HATSU-U 鉢盂
Hatsu represents the Sanskrit patra, and u means bowl or bowls. In India, Buddhist monks ate their meals from a large bowl called a patra And the word patra was translated into hatsu-u in China. So hatsu-u means the Buddhist food bowls used in China. In this chapter, Master Dogen explained the importance of the patra, which has traditionally been revered very highly as a symbol of Buddhist life.
 ANGO 安居
An means “peaceful” and go means “reside.” Ango means the ninety-day summer retreat. In India, the rainy season lasts for about three months in the summer. Buddhists in ancient India used this time for concentrated practice of Zazen, and this period was called varsika in Sanskrit. The tradition was imported into China, and so when Master Dogen went to China he experienced the concentrated practice of Zazen for three months in the summer and felt his mission to introduce it into Japan. So he wrote this chapter.
 TASHINTSU 佗心通
The Power to Know Others’ Minds
Ta means “others,” shin means “mind,” and tsu (short for jinzu) means “mystical power.” So tashintsu means “the mystical power to know others’ minds.” In some Buddhist theory it is said to be possible for Buddhist practitioners to attain a mystical power to know others’ minds. Related to this matter there is a famous story about questions and answers between Master Nanyo Echu and an Indian monk called Daini Sanzo. And five famous Buddhist masters discussed the meaning of the story. But Master Dogen was not satisfied by the explanations of the five famous masters. So in this chapter Master Dogen criticizes the views of the five masters, and in the process he expresses his own view.
 O SAKU SENDABA 王索仙陀婆
A King’s Seeking of Saindhava
O means “king,” saku means “to seek,” and sendaba is a phonetic rendering of the Sanskrit saindhava. Saindhava means “products of the Indus river basin.” In the Maha-parinirvana-sutra there is a story which expresses the multiple meanings of words and the ambiguity of reality. When a king needs to wash his hands and seeks saindhava, his servant will bring water. When the king is eating a meal and seeks saindhava, the servant will bring salt. When the king wants to drink water and seeks saindhava, the servant will bring a cup. And when the king wants to go out and seeks saindhava, the servant will bring a horse. Buddhist monks in China often used this story to discuss the multiple meanings of words and the ambiguity of reality. So Master Dogen explained the meaning of “A King’s Seeking of Saindhava” on the basis of his own thoughts.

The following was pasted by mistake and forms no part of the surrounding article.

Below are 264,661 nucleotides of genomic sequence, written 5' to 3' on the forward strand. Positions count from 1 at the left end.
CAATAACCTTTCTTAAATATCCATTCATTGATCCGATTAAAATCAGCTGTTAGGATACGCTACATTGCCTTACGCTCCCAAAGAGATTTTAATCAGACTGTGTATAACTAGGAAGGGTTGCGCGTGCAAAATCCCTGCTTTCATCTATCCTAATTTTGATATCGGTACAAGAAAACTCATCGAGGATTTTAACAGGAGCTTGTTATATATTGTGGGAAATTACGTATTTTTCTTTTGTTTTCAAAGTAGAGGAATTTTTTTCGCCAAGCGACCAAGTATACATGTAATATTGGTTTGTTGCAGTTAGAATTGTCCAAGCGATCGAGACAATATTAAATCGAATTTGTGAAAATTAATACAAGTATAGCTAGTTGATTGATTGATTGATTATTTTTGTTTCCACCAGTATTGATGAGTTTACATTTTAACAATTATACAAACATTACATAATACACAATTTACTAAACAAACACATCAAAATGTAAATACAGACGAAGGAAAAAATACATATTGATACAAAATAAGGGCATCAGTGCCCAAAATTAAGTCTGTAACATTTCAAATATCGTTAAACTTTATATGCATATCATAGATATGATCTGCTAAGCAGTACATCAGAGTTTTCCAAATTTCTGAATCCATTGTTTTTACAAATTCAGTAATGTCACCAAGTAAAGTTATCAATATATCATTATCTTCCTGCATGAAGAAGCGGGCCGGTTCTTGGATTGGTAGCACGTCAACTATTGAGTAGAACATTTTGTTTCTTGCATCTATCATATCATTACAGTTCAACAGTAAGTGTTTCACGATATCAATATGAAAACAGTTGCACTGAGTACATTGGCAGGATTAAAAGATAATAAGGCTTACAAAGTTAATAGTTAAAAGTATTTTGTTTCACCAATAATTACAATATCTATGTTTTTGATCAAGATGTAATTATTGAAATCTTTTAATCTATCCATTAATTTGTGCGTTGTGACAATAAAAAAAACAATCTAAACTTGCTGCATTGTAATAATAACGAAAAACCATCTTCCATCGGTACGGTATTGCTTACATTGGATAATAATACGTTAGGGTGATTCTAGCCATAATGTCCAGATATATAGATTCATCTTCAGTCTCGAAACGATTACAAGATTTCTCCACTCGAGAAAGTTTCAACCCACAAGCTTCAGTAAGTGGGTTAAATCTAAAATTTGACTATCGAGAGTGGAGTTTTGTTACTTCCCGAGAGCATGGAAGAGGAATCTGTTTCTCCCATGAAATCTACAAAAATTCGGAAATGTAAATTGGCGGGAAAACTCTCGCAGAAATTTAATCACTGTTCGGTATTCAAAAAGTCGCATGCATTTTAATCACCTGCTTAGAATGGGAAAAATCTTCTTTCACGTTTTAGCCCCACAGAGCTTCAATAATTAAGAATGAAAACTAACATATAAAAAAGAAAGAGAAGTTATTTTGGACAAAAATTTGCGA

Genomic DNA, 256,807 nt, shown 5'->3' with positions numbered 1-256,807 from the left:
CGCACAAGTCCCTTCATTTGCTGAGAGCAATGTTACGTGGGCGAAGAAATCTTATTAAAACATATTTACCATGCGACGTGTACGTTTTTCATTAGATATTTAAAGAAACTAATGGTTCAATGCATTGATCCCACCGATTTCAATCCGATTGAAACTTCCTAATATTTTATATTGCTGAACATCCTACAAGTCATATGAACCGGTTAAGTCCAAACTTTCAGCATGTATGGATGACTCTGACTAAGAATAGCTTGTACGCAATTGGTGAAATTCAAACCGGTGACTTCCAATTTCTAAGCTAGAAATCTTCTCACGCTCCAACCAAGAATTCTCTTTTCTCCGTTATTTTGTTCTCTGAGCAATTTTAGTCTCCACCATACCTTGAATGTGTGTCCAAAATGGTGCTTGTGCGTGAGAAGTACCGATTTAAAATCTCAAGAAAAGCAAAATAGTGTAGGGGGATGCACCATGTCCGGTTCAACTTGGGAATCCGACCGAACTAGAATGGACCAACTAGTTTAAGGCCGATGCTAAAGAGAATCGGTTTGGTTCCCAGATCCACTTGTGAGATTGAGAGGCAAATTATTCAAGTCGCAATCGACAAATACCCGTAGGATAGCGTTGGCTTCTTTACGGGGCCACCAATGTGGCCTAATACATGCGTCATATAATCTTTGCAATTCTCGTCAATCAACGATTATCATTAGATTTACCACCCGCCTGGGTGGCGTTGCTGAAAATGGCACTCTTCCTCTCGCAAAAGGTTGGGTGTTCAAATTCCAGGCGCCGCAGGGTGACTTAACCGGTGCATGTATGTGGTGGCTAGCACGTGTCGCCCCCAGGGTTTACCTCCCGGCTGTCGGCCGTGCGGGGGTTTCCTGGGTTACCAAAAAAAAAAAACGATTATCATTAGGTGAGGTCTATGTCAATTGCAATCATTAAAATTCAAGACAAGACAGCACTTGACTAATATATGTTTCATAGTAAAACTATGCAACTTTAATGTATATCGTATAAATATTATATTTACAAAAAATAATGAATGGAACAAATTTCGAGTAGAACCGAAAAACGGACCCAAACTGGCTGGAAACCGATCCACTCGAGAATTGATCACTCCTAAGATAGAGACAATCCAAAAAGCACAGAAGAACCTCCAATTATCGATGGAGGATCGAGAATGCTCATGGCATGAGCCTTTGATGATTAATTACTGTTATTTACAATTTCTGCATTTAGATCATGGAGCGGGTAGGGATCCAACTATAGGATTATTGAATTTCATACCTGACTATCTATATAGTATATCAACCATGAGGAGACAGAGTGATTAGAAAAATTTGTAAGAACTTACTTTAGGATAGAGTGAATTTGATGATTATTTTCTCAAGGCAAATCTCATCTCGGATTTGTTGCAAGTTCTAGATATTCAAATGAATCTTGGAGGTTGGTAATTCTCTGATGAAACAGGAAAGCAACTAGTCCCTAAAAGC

JI-KUIN-MON 示庫院文
Sentences To Be Shown in the Kitchen Hall
Ji means “to show,” kuin means the Kitchen Hall of a temple, and mon means “sentences.” So Ji-kuin-mon means “Sentences To Be Shown in the Kitchen Hall.” This chapter was not originally included in Shobogenzo, but when Master Hangyo Kozen edited the 95-chapter edition in 1690, he included this chapter along with Bendowa and Ju-un-do-shiki. Master Dogen esteemed the value of cooking very highly in Buddhist temple life. He wrote a book called Tenzo-kyokun or “Instructions for the Cook.” The reason Master Dogen wrote this book, and the reason he revered the work of cooking in a Buddhist temple, is his experience in China. Just after arriving in China, he met an old monk who was proud to be the cook of his temple, and who explained the value of cooking in a temple as Buddhist practice itself. Later, Master Dogen saw another old monk who was working very diligently to dry seaweed for monks’ meals, and he realized how important it was for Buddhist monks to cook meals for the other practitioners in a temple. So Master Dogen expressed the same idea in this chapter.
 SHUKKE 出家
Leaving Family Life
It was the custom in ancient India that people who wanted to pursue the truth left their family, and this custom was retained in Buddhist orders. First of all, it is said that Gautama Buddha originally left his family life and began the life of a monk when he was 29 years old. Therefore, in the Buddhist order, people highly revere transcendence of family life in order to pursue the truth. This chapter explains the custom.
 SANJI-NO-GO 三時業
Karma in Three Times
San means three, ji means time and go means conduct. In this case, sanji means three kinds of time lags and go means both conduct and its effects. As you know, belief in cause and effect is a very important theory in Buddhist philosophy. So Master Dogen wrote a chapter of Shobogenzo titled Shinjin-inga, or “Deep Belief in Cause and Effect.” He insisted that all things and phenomena in the Universe are governed by the law of cause and effect, perfectly and without any exception. According to this theory, we should deny the existence of any indeterminate event. But in our daily life it often seems that such accidents happen. So if Buddhism insists that the law of cause and effect is totally perfect, it is necessary for Buddhism to explain the apparent existence of many accidents. Buddhism explains such apparent accidents with the theory that there are three kinds of time lag between our conduct and the effect of our conduct. After we act, sometimes the effect manifests itself at once, sometimes the effect manifests itself with a short time lag, and sometimes the effect manifests itself with a very long time lag. In the second and third cases, people usually doubt whether the law of cause and effect perfectly governs this world. But if we recognize the three kinds of time lag between conduct and its effects, we can affirm the existence of the law of cause and effect in all cases without exception. Master Dogen explained this problem in the following chapter.